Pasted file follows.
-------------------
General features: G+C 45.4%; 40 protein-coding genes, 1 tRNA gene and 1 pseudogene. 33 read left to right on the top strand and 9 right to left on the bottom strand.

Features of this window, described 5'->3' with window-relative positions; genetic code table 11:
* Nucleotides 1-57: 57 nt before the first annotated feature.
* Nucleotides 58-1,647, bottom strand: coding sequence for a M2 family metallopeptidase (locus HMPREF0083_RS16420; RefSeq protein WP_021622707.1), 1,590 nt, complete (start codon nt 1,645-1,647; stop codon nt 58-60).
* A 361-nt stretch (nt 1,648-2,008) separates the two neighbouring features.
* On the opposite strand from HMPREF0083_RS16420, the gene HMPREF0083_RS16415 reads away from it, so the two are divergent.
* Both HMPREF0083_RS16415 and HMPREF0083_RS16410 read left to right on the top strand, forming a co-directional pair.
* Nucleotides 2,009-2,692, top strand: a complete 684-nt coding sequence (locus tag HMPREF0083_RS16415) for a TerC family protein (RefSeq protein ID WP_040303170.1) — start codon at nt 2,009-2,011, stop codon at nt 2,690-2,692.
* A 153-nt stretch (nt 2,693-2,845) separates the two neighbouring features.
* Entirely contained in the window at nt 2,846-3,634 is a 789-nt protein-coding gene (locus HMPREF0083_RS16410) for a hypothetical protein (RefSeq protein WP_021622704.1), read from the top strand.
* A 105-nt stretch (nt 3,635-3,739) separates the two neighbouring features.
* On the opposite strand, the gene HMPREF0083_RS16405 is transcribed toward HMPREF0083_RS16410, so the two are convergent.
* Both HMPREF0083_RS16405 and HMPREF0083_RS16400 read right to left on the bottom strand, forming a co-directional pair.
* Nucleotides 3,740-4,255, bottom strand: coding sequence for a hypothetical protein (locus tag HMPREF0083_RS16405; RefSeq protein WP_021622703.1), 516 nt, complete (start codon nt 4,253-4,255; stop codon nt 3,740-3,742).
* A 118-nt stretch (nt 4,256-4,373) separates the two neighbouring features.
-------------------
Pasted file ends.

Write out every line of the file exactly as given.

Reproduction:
General features: G+C 45.4%; 40 protein-coding genes, 1 tRNA gene and 1 pseudogene. 33 read left to right on the top strand and 9 right to left on the bottom strand.

Features of this window, described 5'->3' with window-relative positions; genetic code table 11:
* Nucleotides 1-57: 57 nt before the first annotated feature.
* Nucleotides 58-1,647, bottom strand: coding sequence for a M2 family metallopeptidase (locus HMPREF0083_RS16420; RefSeq protein WP_021622707.1), 1,590 nt, complete (start codon nt 1,645-1,647; stop codon nt 58-60).
* A 361-nt stretch (nt 1,648-2,008) separates the two neighbouring features.
* On the opposite strand from HMPREF0083_RS16420, the gene HMPREF0083_RS16415 reads away from it, so the two are divergent.
* Both HMPREF0083_RS16415 and HMPREF0083_RS16410 read left to right on the top strand, forming a co-directional pair.
* Nucleotides 2,009-2,692, top strand: a complete 684-nt coding sequence (locus tag HMPREF0083_RS16415) for a TerC family protein (RefSeq protein ID WP_040303170.1) — start codon at nt 2,009-2,011, stop codon at nt 2,690-2,692.
* A 153-nt stretch (nt 2,693-2,845) separates the two neighbouring features.
* Entirely contained in the window at nt 2,846-3,634 is a 789-nt protein-coding gene (locus HMPREF0083_RS16410) for a hypothetical protein (RefSeq protein WP_021622704.1), read from the top strand.
* A 105-nt stretch (nt 3,635-3,739) separates the two neighbouring features.
* On the opposite strand, the gene HMPREF0083_RS16405 is transcribed toward HMPREF0083_RS16410, so the two are convergent.
* Both HMPREF0083_RS16405 and HMPREF0083_RS16400 read right to left on the bottom strand, forming a co-directional pair.
* Nucleotides 3,740-4,255, bottom strand: coding sequence for a hypothetical protein (locus tag HMPREF0083_RS16405; RefSeq protein WP_021622703.1), 516 nt, complete (start codon nt 4,253-4,255; stop codon nt 3,740-3,742).
* A 118-nt stretch (nt 4,256-4,373) separates the two neighbouring features.